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HBM: Homologous Body Modeling

The Digital Human Research Center developed software for creating a homologous human body model. In previous homologous models of the human body, data points have been defined based on landmarks by defining cross sections and dividing points on each cross section. This method is inconvenient because different software is needed for creating homologous models for different parts of the body. In addition, homologous models created this way are rough, and although sufficient information is present for analyzing shape variations, overall appearance is poor. Examples of such models are shown in Figure 1. If generalized software that can create different homologous models for different parts of the human body were available, wider utilization of 3D human body data for product design would be possible.

Together with Professor Hiromasa Suzuki, Faculty of Engineering, University of Tokyo, we developed software for creating a detailed homologous model using the subdivision surface method.

Figure 1 : Examples of rough homologous models
Figure 1: Examples of rough homologous models

Subdivision surface

A broken line can be interpolated into a smooth line by using specific rules (Figure 2). The same applies for a surface consisting of polygons. A polygon surface can be subdivided into a smooth surface using the same rules (Figure 3). However, the smoothed surface will be slightly smaller than the original surface consisting of polygons.

Figure 2: Creating a smooth curve from a broken line using Chaikin's algorithm.
Figure 2: Creating a smooth curve from a broken line using Chaikin's algorithm.
Figure e: Examples of subdivision surface by Catmull-Clark's algorithm
Figure 3: Examples of subdivision surface by Catmull-Clark's algorithm
Hiromasa Suzuki, 2001 : Journal of the Japan Society of Mechanical Engineers , 104:239)

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Homologous modeling by HBM

In order to create a detailed homologous model using HBM, a rough generic model and locations of landmarks for the generic model are needed. The easiest method to create a generic model is decimating scanned data. In the following example, we used a rough model created by specialized software.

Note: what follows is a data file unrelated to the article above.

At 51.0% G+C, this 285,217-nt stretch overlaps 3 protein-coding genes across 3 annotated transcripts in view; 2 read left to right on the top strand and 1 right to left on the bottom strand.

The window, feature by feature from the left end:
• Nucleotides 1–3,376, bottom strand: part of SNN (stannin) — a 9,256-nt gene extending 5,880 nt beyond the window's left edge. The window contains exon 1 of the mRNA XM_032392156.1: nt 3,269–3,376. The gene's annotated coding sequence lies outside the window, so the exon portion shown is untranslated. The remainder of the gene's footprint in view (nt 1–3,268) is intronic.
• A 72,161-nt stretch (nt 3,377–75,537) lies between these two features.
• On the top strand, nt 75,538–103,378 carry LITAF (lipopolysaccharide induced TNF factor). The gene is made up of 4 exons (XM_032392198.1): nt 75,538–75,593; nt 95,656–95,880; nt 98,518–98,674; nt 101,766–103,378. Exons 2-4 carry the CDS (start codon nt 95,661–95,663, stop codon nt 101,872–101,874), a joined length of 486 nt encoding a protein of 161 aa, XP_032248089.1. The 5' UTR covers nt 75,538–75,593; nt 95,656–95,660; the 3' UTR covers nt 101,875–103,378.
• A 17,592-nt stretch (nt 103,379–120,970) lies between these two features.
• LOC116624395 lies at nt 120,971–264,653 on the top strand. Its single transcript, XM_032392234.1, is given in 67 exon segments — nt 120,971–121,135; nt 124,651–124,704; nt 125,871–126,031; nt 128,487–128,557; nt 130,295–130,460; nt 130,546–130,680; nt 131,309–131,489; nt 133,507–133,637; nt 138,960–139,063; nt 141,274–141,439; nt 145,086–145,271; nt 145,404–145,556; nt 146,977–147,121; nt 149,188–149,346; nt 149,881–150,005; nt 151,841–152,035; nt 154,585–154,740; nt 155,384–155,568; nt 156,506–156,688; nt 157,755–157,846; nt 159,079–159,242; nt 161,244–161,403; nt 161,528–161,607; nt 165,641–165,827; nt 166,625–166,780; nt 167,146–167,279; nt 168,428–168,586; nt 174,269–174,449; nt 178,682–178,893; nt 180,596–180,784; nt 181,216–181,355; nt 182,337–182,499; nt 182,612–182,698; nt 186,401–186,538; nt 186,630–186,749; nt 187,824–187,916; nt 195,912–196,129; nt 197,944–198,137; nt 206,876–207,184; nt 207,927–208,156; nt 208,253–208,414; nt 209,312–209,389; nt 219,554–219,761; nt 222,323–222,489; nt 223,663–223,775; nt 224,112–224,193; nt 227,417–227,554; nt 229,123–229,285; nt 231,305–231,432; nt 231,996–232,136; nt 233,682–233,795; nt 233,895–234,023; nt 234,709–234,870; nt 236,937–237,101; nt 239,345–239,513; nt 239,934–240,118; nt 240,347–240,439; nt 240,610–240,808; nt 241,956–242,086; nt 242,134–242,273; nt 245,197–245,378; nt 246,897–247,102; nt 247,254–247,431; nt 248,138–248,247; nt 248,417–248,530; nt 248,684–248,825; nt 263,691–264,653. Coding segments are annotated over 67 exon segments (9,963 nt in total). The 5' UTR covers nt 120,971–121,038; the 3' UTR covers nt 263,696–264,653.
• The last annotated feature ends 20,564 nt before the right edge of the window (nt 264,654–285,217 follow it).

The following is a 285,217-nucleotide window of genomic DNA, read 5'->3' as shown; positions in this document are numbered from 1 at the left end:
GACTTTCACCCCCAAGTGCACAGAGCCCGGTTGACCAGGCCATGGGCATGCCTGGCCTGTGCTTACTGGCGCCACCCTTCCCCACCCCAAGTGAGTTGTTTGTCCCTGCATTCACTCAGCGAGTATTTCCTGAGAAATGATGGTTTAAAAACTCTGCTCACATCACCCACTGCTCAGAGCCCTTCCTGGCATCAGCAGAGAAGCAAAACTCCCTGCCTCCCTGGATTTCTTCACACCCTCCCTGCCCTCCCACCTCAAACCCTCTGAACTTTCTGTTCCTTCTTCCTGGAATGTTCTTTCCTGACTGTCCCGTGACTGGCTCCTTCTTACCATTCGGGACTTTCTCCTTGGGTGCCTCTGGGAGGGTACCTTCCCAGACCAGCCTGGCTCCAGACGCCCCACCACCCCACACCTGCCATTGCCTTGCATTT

In the next step, scanned data and landmark locations for the scanned data are required. By using HBM, the generic model is subdivided to fit into the scanned data. Landmark locations of the generic model will be strongly fit into the corresponding landmark locations of the scanned data. Figure 4 shows this process. Initially, the generic model differs from the scanned data (Figure 4, left). After 4 steps of subdivision, the generic model fits well into the scanned data, and the model becomes more detailed, but the fit is poor at the toes (Figure 4, middle). After 16 steps of subdivision, the difference between the subdivided generic model and the scanned data is very small (Figure 4, right).

Figure 4: Homologous modeling by HBM.
Figure 4. Homologous modeling by HBM.

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Use of HBM

When a generic model is created by decimating scanned data, the created generic model usually has sufficient detail because the scanned data is very dense. Therefore, numerous subdivisions of the generic model are not required. When the number of data points is very large, created models may be problematic.

This software does not fit the generic model to scanned data with different joint angles from the generic data. To fit a generic model into whole body data, for example, additional software is necessary to make the joint angles comparable. Such software is now under development.

Statistical analysis of detailed homologous models

We developed additional software for analyzing 3D body shapes, known as HBS. If the purpose of statistical analysis is to examine variations, both MDS and PCA versions of HBS are available. However, if the purpose is to create different body shapes that represent a population, the PCA version is suitable. Virtual shapes may not be calculated by the MDS version when the number of data points is too large, or if the shape is too complex.

Specifications of HBM

HBM software is available through Digital Human Technology, an AIST venture company.

References

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